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About Ftlausa

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  1. Ftlausa

    Experienced my first spin yesterday

    I have done quite a bit of deep stall, spin and unusual attitude recovery training -- but all in aerobatic aircraft. Namely, Pitts, Zlin, T-6, and Extras. I am a big proponent of such training -- particularly of experiencing accelerated and cross-controlled stalls and recovery. Ironically, I hate doing stalls in my Mooney. Scares the crap out of me. Go figure.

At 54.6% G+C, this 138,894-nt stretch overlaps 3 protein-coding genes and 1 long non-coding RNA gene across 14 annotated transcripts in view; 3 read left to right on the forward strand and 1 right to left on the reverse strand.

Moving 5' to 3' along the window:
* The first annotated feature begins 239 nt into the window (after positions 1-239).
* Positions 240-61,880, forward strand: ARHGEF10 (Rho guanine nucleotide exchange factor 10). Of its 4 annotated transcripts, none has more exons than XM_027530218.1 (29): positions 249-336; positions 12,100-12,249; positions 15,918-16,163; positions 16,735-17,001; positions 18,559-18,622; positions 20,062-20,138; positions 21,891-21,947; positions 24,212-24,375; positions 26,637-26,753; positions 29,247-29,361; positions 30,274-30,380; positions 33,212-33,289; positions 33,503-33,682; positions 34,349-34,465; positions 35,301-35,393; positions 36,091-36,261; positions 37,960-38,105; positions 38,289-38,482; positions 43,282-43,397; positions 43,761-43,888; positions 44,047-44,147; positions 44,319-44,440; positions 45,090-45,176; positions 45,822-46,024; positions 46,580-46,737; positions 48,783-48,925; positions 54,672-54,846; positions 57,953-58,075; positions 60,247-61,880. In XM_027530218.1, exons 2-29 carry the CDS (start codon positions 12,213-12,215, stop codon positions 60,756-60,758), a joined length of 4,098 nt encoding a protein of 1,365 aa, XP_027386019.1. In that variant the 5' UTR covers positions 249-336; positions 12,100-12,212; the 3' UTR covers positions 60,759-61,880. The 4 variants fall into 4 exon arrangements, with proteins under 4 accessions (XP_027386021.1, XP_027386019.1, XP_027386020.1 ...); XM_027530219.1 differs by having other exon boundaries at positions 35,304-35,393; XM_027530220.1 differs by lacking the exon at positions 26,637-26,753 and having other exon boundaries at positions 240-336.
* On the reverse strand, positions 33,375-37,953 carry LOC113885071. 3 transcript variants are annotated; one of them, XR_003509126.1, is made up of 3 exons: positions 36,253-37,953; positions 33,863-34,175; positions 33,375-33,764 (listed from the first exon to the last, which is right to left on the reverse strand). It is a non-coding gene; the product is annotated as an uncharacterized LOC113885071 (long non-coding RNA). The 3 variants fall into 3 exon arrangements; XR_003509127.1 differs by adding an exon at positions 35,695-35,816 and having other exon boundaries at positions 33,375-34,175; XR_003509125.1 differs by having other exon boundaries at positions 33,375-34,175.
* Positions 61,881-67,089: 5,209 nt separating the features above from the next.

2. Ftlausa

    Not so friendly sky

    Looks like a typical summer afternoon in South Florida. Just fly around the rain columns. I call it the "summer slalom."
  3. Ftlausa


    Thank you.
  4. Ftlausa


    I am going to be visiting Ireland this summer for several weeks, and I would love to doing some flying while I am there. My online research has not been very fruitful in identifying rental options. Does anyone have some suggestions for options? Thanks.
  5. Ftlausa

    Sun n Fun

    Flying into Plant City and Ubering. The LAL operating times are too limited for me.
  6. Ftlausa

    Mooney Shirts and stuff...

    Its about time they did this. Just placed too big of an order for stuff.